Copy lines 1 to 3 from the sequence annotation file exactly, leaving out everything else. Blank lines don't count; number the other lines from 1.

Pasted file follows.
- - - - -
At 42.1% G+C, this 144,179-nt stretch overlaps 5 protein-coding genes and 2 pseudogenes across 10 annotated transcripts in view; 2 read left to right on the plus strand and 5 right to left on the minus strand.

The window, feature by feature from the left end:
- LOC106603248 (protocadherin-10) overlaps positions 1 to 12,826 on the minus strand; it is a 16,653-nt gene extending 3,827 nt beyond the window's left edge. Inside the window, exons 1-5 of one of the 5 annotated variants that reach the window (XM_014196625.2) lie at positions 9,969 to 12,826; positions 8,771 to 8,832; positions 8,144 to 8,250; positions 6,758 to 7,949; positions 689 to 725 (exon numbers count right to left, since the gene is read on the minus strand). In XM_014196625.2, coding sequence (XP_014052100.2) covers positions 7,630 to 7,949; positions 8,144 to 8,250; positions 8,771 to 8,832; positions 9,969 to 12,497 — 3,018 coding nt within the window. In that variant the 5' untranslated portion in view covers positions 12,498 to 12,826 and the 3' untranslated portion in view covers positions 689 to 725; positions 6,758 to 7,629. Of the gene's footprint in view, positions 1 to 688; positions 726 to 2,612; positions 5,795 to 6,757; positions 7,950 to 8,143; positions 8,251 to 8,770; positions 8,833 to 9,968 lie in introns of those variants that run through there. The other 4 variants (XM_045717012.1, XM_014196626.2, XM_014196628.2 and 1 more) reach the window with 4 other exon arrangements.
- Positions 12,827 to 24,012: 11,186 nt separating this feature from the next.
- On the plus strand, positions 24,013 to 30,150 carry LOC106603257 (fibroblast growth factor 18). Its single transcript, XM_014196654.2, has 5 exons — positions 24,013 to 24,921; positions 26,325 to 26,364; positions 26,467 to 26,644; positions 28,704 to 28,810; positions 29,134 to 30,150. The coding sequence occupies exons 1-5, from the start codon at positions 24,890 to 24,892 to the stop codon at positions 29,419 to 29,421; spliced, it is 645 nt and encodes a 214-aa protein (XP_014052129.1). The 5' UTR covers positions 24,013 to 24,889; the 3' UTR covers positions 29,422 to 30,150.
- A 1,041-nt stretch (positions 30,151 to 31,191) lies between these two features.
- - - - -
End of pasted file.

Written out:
At 42.1% G+C, this 144,179-nt stretch overlaps 5 protein-coding genes and 2 pseudogenes across 10 annotated transcripts in view; 2 read left to right on the plus strand and 5 right to left on the minus strand.

The window, feature by feature from the left end:
- LOC106603248 (protocadherin-10) overlaps positions 1 to 12,826 on the minus strand; it is a 16,653-nt gene extending 3,827 nt beyond the window's left edge. Inside the window, exons 1-5 of one of the 5 annotated variants that reach the window (XM_014196625.2) lie at positions 9,969 to 12,826; positions 8,771 to 8,832; positions 8,144 to 8,250; positions 6,758 to 7,949; positions 689 to 725 (exon numbers count right to left, since the gene is read on the minus strand). In XM_014196625.2, coding sequence (XP_014052100.2) covers positions 7,630 to 7,949; positions 8,144 to 8,250; positions 8,771 to 8,832; positions 9,969 to 12,497 — 3,018 coding nt within the window. In that variant the 5' untranslated portion in view covers positions 12,498 to 12,826 and the 3' untranslated portion in view covers positions 689 to 725; positions 6,758 to 7,629. Of the gene's footprint in view, positions 1 to 688; positions 726 to 2,612; positions 5,795 to 6,757; positions 7,950 to 8,143; positions 8,251 to 8,770; positions 8,833 to 9,968 lie in introns of those variants that run through there. The other 4 variants (XM_045717012.1, XM_014196626.2, XM_014196628.2 and 1 more) reach the window with 4 other exon arrangements.